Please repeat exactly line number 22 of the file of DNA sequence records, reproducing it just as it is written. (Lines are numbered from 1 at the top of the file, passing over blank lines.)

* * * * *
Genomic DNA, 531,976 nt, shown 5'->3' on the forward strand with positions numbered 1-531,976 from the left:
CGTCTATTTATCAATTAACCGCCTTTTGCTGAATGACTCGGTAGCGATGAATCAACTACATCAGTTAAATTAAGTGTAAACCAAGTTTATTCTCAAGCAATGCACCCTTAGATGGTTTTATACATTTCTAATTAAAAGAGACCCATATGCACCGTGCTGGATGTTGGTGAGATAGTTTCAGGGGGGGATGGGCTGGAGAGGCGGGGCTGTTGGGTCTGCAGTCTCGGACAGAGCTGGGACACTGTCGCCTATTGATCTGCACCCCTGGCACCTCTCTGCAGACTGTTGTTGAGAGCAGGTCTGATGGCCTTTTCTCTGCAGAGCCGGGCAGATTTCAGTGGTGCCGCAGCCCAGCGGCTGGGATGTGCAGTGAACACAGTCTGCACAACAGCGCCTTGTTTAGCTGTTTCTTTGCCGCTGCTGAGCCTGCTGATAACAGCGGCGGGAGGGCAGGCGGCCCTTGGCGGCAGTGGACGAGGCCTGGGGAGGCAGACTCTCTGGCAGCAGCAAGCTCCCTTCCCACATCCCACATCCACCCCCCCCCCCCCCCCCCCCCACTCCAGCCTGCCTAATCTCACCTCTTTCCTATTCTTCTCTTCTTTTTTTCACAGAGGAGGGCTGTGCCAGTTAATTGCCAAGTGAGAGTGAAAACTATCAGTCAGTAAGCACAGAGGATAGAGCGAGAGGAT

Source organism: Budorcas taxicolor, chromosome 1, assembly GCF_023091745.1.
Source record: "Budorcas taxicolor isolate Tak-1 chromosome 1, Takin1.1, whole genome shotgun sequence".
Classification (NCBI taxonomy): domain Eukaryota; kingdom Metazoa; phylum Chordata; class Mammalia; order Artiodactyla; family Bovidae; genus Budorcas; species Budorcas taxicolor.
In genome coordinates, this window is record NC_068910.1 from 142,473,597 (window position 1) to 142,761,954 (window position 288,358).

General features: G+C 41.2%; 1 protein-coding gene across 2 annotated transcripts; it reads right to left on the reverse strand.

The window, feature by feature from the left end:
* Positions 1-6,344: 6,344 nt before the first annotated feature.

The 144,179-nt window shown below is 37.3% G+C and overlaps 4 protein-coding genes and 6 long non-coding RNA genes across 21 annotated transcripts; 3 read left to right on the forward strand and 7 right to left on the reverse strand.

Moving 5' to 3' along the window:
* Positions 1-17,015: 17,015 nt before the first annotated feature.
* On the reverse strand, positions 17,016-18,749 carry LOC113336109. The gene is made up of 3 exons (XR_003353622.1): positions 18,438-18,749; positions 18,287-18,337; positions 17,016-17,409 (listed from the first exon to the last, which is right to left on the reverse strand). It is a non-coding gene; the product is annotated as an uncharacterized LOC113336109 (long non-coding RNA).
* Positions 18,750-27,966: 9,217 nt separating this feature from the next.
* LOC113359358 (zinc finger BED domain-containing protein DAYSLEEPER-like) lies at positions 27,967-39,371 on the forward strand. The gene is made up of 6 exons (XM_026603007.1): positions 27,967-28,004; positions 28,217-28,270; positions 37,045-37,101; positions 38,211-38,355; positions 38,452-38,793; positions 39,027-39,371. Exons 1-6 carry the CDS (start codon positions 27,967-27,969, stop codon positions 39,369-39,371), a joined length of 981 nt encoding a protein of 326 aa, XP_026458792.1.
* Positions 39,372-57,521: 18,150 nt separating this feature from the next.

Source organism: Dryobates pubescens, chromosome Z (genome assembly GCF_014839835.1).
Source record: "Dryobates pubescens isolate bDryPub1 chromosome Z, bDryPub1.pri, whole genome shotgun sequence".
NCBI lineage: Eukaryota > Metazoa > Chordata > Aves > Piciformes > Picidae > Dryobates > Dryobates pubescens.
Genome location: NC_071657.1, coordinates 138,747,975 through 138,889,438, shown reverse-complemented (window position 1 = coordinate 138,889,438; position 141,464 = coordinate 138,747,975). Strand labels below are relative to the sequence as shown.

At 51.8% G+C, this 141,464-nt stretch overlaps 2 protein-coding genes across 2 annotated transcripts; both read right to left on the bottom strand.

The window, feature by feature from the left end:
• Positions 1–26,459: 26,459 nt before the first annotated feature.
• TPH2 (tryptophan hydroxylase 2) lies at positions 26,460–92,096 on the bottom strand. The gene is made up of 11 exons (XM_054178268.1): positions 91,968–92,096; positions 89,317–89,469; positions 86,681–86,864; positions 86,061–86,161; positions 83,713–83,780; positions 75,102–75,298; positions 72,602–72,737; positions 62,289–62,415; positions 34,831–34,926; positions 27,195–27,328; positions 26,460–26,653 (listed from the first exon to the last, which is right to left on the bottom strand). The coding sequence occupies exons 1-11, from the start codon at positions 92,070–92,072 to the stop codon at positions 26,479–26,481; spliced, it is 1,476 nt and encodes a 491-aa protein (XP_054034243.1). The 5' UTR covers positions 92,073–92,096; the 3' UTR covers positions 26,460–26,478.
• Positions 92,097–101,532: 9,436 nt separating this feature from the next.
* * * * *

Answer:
The window, feature by feature from the left end: